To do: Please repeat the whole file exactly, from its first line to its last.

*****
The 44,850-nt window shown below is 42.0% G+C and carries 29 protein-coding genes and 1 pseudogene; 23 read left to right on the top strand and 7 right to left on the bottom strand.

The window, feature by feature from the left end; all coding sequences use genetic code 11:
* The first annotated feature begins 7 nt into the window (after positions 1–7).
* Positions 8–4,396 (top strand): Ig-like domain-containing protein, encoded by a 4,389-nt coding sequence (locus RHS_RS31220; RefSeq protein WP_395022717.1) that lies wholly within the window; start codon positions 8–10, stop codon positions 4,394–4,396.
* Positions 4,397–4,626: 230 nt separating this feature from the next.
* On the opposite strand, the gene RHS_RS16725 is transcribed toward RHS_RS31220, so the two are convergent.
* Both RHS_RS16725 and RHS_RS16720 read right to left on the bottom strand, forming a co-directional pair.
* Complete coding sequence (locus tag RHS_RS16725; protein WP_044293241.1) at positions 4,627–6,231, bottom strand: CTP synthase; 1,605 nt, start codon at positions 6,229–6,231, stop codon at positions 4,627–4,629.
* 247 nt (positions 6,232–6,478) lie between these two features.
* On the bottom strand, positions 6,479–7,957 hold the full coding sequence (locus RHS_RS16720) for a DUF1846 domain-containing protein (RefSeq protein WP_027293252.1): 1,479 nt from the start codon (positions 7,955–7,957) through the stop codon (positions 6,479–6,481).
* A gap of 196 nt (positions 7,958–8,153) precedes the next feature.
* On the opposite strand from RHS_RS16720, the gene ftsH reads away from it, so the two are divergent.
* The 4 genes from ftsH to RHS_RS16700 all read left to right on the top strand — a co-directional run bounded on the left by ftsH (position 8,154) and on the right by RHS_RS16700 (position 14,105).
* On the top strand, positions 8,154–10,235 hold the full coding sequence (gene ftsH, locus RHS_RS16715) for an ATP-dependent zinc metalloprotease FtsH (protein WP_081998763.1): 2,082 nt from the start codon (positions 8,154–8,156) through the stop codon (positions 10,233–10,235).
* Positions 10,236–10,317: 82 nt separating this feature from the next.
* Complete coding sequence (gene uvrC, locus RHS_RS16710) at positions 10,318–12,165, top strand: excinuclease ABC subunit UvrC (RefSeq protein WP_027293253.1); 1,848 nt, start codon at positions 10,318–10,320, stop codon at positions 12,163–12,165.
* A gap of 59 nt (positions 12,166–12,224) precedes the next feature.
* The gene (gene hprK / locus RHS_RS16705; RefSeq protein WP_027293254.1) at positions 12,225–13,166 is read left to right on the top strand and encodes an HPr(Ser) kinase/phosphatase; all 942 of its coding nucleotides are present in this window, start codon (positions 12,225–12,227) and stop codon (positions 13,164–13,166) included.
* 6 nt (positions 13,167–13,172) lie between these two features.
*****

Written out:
The 44,850-nt window shown below is 42.0% G+C and carries 29 protein-coding genes and 1 pseudogene; 23 read left to right on the top strand and 7 right to left on the bottom strand.

The window, feature by feature from the left end; all coding sequences use genetic code 11:
* The first annotated feature begins 7 nt into the window (after positions 1–7).
* Positions 8–4,396 (top strand): Ig-like domain-containing protein, encoded by a 4,389-nt coding sequence (locus RHS_RS31220; RefSeq protein WP_395022717.1) that lies wholly within the window; start codon positions 8–10, stop codon positions 4,394–4,396.
* Positions 4,397–4,626: 230 nt separating this feature from the next.
* On the opposite strand, the gene RHS_RS16725 is transcribed toward RHS_RS31220, so the two are convergent.
* Both RHS_RS16725 and RHS_RS16720 read right to left on the bottom strand, forming a co-directional pair.
* Complete coding sequence (locus tag RHS_RS16725; protein WP_044293241.1) at positions 4,627–6,231, bottom strand: CTP synthase; 1,605 nt, start codon at positions 6,229–6,231, stop codon at positions 4,627–4,629.
* 247 nt (positions 6,232–6,478) lie between these two features.
* On the bottom strand, positions 6,479–7,957 hold the full coding sequence (locus RHS_RS16720) for a DUF1846 domain-containing protein (RefSeq protein WP_027293252.1): 1,479 nt from the start codon (positions 7,955–7,957) through the stop codon (positions 6,479–6,481).
* A gap of 196 nt (positions 7,958–8,153) precedes the next feature.
* On the opposite strand from RHS_RS16720, the gene ftsH reads away from it, so the two are divergent.
* The 4 genes from ftsH to RHS_RS16700 all read left to right on the top strand — a co-directional run bounded on the left by ftsH (position 8,154) and on the right by RHS_RS16700 (position 14,105).
* On the top strand, positions 8,154–10,235 hold the full coding sequence (gene ftsH, locus RHS_RS16715) for an ATP-dependent zinc metalloprotease FtsH (protein WP_081998763.1): 2,082 nt from the start codon (positions 8,154–8,156) through the stop codon (positions 10,233–10,235).
* Positions 10,236–10,317: 82 nt separating this feature from the next.
* Complete coding sequence (gene uvrC, locus RHS_RS16710) at positions 10,318–12,165, top strand: excinuclease ABC subunit UvrC (RefSeq protein WP_027293253.1); 1,848 nt, start codon at positions 10,318–10,320, stop codon at positions 12,163–12,165.
* A gap of 59 nt (positions 12,166–12,224) precedes the next feature.
* The gene (gene hprK / locus RHS_RS16705; RefSeq protein WP_027293254.1) at positions 12,225–13,166 is read left to right on the top strand and encodes an HPr(Ser) kinase/phosphatase; all 942 of its coding nucleotides are present in this window, start codon (positions 12,225–12,227) and stop codon (positions 13,164–13,166) included.
* 6 nt (positions 13,167–13,172) lie between these two features.